from the closest node to the client. The node provides a proof
of the entry’s validity which is the set of commit messages
corresponding to the entry. Another read strategy is to wait for
2f+ 1 identical responses from different nodes. This strategy
overcomes the scenario where a malicious node returns that an
entry is not committed when in reality it is committed. The last
read strategy, and strongest, is a linearizable read that requires
committing the read operation to the log in the same way an
entry is committed.
B. Recovery from failures
Within a participant replication group, there are two types
of nodes that can fail, replica nodes and leader nodes. When
a replica node fails, operation is not brought to a halt because
enough other replicas are responsive to the leader’s requests.
When the replica becomes non-faulty again, it reads the state
of the Local Log from other nodes to catch up with the current
state. A failure of the leader node causes operation to stop until
a new leader is elected. In Blockplane, a leader controls the
Local Log of a single participant using the PBFT protocol. To
elect a leader, we use the same method used in PBFT, which is
a view-based leader election. A view is like an epoch, where all
nodes start at view 0. Each view has a predetermined leader
(e.g., the leader can be the node with id equal to the view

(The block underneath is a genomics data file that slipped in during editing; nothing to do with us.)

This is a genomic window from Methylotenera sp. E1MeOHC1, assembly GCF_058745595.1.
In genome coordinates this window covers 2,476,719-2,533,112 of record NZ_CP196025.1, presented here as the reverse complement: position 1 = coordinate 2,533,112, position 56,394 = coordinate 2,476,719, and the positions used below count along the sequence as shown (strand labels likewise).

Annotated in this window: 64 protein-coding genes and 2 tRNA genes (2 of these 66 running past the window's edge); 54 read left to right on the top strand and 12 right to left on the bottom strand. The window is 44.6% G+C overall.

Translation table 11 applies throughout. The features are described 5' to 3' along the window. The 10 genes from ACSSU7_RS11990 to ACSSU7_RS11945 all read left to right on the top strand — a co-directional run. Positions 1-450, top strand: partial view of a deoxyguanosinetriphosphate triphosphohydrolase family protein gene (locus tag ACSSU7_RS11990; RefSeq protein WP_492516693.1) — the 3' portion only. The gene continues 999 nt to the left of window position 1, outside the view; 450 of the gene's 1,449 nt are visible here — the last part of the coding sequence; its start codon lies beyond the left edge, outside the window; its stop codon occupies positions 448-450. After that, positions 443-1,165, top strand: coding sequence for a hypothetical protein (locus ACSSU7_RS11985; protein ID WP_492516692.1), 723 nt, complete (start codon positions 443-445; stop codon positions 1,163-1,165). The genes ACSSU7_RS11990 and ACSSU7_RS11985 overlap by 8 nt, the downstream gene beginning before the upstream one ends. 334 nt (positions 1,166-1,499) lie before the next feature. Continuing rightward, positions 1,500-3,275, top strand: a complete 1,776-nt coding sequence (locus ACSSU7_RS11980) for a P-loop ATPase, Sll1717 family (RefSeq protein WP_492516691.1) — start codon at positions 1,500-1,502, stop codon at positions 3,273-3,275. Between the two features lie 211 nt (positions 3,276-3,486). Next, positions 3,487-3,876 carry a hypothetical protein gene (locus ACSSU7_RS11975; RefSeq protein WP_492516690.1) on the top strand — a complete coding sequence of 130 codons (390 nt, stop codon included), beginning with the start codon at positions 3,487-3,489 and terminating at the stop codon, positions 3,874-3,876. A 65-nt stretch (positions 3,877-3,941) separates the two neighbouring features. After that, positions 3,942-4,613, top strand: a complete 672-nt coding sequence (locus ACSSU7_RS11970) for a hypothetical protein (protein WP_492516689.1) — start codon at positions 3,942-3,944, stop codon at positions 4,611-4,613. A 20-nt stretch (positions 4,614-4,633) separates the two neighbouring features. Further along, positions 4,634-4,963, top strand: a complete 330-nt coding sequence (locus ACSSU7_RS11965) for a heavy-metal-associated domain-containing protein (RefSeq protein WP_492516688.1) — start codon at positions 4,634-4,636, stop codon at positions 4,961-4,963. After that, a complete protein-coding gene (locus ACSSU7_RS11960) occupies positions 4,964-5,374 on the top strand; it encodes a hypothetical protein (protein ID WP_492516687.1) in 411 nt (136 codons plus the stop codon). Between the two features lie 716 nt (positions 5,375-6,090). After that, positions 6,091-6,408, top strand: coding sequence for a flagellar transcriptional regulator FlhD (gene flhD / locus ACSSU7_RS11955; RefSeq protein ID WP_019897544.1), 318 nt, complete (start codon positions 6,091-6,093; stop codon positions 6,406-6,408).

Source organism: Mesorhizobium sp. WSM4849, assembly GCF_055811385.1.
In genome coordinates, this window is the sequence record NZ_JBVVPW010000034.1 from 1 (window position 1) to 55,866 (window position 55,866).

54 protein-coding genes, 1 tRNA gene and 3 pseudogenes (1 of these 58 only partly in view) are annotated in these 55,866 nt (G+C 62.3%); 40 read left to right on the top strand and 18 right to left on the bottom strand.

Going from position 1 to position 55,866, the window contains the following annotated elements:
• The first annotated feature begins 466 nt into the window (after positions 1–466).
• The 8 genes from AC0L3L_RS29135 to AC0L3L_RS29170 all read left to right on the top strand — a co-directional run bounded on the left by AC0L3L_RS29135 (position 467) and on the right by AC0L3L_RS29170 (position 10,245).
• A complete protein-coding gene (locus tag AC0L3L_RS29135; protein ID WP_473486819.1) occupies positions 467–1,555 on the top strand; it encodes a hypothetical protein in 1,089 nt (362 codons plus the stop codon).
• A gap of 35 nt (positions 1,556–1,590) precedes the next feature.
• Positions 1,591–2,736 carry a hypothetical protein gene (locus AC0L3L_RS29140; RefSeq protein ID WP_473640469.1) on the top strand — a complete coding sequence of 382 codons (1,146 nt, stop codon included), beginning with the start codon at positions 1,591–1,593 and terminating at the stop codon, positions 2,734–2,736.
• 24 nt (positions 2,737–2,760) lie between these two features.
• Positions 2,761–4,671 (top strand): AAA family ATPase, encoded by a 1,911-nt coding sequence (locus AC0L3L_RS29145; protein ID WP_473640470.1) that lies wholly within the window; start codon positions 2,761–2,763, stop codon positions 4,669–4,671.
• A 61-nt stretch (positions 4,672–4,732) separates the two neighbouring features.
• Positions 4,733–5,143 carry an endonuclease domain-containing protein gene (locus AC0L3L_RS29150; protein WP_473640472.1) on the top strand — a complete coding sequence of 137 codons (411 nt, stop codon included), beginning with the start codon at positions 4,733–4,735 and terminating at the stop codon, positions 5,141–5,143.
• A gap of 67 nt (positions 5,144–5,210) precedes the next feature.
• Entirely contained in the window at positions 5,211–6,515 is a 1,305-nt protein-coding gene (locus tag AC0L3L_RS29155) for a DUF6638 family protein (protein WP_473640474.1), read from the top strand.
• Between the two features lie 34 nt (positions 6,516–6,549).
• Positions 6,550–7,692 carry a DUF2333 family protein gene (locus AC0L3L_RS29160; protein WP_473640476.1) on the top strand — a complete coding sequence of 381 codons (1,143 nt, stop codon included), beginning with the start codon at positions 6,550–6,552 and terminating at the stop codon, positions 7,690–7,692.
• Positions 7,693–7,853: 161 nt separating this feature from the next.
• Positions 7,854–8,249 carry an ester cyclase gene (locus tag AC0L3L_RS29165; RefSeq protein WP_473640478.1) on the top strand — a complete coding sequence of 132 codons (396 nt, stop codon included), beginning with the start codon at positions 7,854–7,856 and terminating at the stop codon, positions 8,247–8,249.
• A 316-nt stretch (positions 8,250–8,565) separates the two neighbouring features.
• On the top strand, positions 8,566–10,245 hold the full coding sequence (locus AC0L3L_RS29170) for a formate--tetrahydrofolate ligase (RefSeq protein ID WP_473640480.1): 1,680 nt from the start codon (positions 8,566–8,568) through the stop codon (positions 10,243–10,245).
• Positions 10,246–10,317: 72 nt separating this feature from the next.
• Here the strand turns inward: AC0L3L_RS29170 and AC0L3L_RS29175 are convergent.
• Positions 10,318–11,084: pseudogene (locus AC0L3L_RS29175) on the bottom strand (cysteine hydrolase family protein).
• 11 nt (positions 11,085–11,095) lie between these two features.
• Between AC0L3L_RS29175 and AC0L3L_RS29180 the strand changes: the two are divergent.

number modulo the number of nodes). If nodes suspect that
the current view’s leader is faulty, then they start moving to the
next view. This is repeated until a non-faulty leader is found.
(More details can be found in PBFT [4].)
Another type of failure is the failure of a whole participant.
If fg>0, Blockplane recovers from this failure by starting
to process the requests for the failed participant at one of
the secondary participants. This is akin to how primary-copy
replication handles the failure of a primary.
C. Batching and Group Commit
To increase throughput, Blockplane utilizes batching and
group commit, which are typical approaches used in many data
management and transaction processing systems. Blockplane
utilizes batching in a similar manner to SMR-based systems,
where transactions (or requests) are batched together. At any
given point in time, a leader only attempts to commit a single
batch and does not start the next one until the current one
is committed. The transactions in a batch are ordered in a
way that preserves any dependencies between them, i.e., if a
transaction t1reads from t2, then t1is ordered before t2. The
leader and replicas perform the validation routines for each
transaction and vote positively to commit a batch only if all
the transactions are validated successfully. Once the batch is
committed, its transactions are applied according to their order
in the batch.
D. Performance and Monetary Costs
Byzantizing a system using Blockplane incurs performance
and monetary costs due to the additional resources and com-
munication needed to run the protocols. In terms of storage and
compute resources, Blockplane requires 3fiadditional nodes